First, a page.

Metadata on a container or blob can be set using the set metadata or set metadata async methods. Metadata exists as name-value pairs and can be added to a container or blob by calling the add method for the container or the blob. In this example metadata on a container is cleared and then two name-value pairs are added. Remember to use the set metadata or set metadata async method to commit the metadata to the container.
PowerShell can also be used to retrieve blob properties and metadata by using the CloudBlockBlob class from the Microsoft.WindowsAzure.Storage.Blob namespace. In this demonstration I'll use PowerShell to retrieve and set blob properties and metadata.
To work with blob properties and metadata in PowerShell, we first need to set the storage context to the desired storage account and provide the access key. I passed the access key into a variable called sack. Now I'm calling that new Azure storage context command-let, passing in the name of my storage account and passing in the variable containing the storage account key.
The next thing we need to do is to retrieve the desired blob using the get Azure storage blob commandlet, passing in our context, the target container and the specific blob we wish to read the metadata on.
The native object type for retrieve blob is icloud blob which is too generic to work with as is so we'll convert it to a cloud block blob and store the converted object in a new variable called cloud block blob.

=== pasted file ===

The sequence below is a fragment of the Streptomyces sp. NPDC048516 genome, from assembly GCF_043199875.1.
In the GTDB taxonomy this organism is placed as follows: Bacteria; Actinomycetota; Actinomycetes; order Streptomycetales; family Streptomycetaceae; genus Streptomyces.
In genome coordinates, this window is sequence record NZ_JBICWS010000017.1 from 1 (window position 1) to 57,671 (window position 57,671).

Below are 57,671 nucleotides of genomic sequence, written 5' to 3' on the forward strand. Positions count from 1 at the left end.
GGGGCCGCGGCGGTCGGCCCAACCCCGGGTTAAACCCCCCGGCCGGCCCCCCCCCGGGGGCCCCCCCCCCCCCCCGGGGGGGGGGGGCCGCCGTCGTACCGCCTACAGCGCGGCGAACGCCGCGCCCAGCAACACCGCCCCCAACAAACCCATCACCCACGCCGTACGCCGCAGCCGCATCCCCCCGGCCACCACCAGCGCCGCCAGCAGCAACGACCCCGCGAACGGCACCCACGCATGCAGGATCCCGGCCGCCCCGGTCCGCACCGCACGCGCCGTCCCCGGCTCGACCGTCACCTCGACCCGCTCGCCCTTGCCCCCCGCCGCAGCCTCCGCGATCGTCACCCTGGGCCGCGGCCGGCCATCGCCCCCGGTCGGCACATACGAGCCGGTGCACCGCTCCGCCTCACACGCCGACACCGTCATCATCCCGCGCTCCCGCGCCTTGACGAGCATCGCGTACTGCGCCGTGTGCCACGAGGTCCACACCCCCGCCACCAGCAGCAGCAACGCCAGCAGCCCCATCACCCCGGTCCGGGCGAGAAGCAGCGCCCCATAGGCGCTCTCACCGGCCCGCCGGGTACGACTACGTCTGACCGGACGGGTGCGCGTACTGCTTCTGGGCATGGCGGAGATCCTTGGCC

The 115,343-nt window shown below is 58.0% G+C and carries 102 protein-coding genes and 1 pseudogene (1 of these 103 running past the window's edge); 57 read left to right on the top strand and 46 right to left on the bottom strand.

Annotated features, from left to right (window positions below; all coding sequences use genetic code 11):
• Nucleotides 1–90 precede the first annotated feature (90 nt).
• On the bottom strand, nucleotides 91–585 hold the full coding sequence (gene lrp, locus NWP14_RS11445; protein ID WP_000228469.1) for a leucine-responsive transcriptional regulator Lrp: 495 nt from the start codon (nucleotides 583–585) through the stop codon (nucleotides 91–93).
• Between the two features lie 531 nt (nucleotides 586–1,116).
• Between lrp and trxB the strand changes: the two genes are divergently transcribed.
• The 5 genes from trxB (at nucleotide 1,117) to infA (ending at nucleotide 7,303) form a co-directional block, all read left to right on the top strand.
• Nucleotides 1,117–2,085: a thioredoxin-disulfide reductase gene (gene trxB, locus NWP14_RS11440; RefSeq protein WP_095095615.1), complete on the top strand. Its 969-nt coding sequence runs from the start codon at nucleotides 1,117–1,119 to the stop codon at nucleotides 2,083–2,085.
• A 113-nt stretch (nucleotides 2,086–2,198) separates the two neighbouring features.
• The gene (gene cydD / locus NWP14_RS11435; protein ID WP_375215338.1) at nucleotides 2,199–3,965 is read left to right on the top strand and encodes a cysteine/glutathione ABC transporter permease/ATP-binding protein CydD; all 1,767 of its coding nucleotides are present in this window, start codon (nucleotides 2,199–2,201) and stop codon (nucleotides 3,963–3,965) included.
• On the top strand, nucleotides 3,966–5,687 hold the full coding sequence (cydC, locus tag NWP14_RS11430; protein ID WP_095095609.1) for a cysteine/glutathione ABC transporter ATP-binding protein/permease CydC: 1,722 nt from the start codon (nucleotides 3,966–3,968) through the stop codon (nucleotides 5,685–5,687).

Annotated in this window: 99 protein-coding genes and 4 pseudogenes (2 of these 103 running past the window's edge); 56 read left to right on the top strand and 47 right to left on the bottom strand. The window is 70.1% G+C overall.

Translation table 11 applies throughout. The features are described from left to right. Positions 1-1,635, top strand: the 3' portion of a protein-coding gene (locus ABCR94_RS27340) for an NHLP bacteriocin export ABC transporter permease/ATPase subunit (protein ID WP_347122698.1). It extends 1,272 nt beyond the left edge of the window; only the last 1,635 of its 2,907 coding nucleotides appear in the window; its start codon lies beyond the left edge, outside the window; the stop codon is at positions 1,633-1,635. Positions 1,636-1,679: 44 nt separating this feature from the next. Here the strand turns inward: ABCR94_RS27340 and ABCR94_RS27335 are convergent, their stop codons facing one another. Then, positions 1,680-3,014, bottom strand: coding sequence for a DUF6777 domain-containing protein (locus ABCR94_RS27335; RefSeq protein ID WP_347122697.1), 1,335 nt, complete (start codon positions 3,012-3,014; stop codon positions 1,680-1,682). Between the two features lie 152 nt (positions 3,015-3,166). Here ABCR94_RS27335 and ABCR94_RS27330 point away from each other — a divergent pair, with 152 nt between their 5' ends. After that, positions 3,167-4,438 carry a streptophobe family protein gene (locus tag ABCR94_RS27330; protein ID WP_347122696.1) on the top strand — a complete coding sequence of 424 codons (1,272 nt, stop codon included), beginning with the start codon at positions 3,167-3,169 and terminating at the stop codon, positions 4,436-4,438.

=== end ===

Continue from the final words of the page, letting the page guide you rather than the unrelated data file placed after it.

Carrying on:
Now we're ready to read some of the properties of the blob. Note that some properties are properties of the object while others are technically properties of the properties.
Some property values can be set. In this example the content type is set to image/jpg. The value is committed using the set properties method.
Initially there is no metadata associated with a blob or a container, but it can be set as needed. In this example I have added a key-value pair of object type equals nebula and photographer equals stillman and committed the metadata using the set metadata method.
Finally, reading the metadata is performed by using the metadata property of the CloudBlockBlob object. Now we can see that my name-value pairs have been set.
As a final note, blob properties and metadata can also be accessed programmatically using the Azure Storage REST API. The specifics are beyond the scope of this course, but details on leveraging this method can be found at this URL (https://docs.microsoft.com/azure/storage/common/storage-rest-api-auth).
- Course Introduction
- Creating an Azure Storage Account
- Moving Blobs Between Storage Containers
- Moving Blobs Between Storage Accounts
- Setting and Retrieving Blob Properties and Metadata
- Implementing Blob Leasing
- Implementing Data Archiving and Retention
About the Author
Jeff is a technical trainer and developer residing in Arizona, USA. He has been a Microsoft Certified Trainer for the past 18 years, providing in-house development and training on Microsoft server operating systems, PowerShell, SQL Server and Azure. When he’s not developing and delivering courses on Azure, he’s photographing galaxies, nebulae and star formations from his computer-automated observatory in Chino Valley, Arizona using a 14” Schmidt Cassegrain telescope.